Derry woman Amy Webster describes London terror attack

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Amy Webster with boyfriend Ryan DaviesImage source, Amy Webster
Image caption,
Amy and her boyfriend Ryan had been out having drinks

A woman from Londonderry has described the "chaotic" scenes in a London restaurant during Saturday night's terror attack.

Three men were shot dead by police after driving into pedestrians on London Bridge and stabbing people.

Seven people were killed and a further 48 were injured. The police have arrested 12 people.

Amy Webster was in Borough Market, along with her boyfriend, when the attackers tried to make their way in.

"There were glasses being chucked around, bottles, and then people were throwing chairs," she told BBC Radio Foyle.

"People at the back of the restaurant started screaming and running away from it."

Image source, Getty Images
Image caption,
Ambulances attended to the injured on London Bridge

"We started to run away and it wasn't until after a couple of minutes the manager managed to get the guys out of the restaurant and close the shutters.

Ms Webster explained: 'We started to come back into the restaurant and someone was saying: 'A girl's been stabbed.'

"Basically, three men had come in with knives and stabbed a girl next to the door."

The so-called Islamic State group has claimed responsibility for the attack.

'Blood on the ground'

"My partner saw one of the attackers briefly," said Amy Webster. "He saw a man holding up a big knife that [he said] was about a foot-and-a-half long and waving it about."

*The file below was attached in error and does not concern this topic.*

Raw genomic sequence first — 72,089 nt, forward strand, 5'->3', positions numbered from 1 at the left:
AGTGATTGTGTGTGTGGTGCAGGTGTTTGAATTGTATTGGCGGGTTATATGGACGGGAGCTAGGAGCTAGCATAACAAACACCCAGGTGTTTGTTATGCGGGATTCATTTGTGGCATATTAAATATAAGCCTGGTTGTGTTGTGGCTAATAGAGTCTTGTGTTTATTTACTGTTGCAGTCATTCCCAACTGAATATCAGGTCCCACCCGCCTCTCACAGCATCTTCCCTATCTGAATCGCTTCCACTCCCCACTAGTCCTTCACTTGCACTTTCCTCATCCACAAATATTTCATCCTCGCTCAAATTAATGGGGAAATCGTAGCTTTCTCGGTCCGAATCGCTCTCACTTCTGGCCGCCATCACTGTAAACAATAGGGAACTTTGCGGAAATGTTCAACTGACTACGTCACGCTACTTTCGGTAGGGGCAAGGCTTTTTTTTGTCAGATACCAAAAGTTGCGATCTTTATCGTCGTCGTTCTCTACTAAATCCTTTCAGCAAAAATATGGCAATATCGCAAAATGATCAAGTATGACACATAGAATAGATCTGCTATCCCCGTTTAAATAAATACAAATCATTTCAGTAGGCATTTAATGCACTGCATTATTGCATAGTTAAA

"We thought it was all over. I was getting our bags together and i was down next to the door and then we started hearing gun fire outside.

"We heard about four rounds of gun shots, in hindsight that was probably the police but we didn't know they were there at that point.

"I found leaving the restaurant was almost the scariest part. We didn't know what was on the other side of the door," she added.

Image source, PA
Image caption,
People ran down Borough High Street to escape the danger

The 26-year-old, who survived a 7.8 magnitude earthquake in Nepal in 2015, said that when the police arrived, everyone was asked to "keep their hands above their head".

"We walked past a couple of other bars that were also attacked, there was a lot of blood on the ground and there was people still in the bars that were injured and were being treated. It just seemed chaotic," Ms Webster said.

"We feel incredibly lucky. There were so many people who weren't as lucky as we were to walk away unharmed."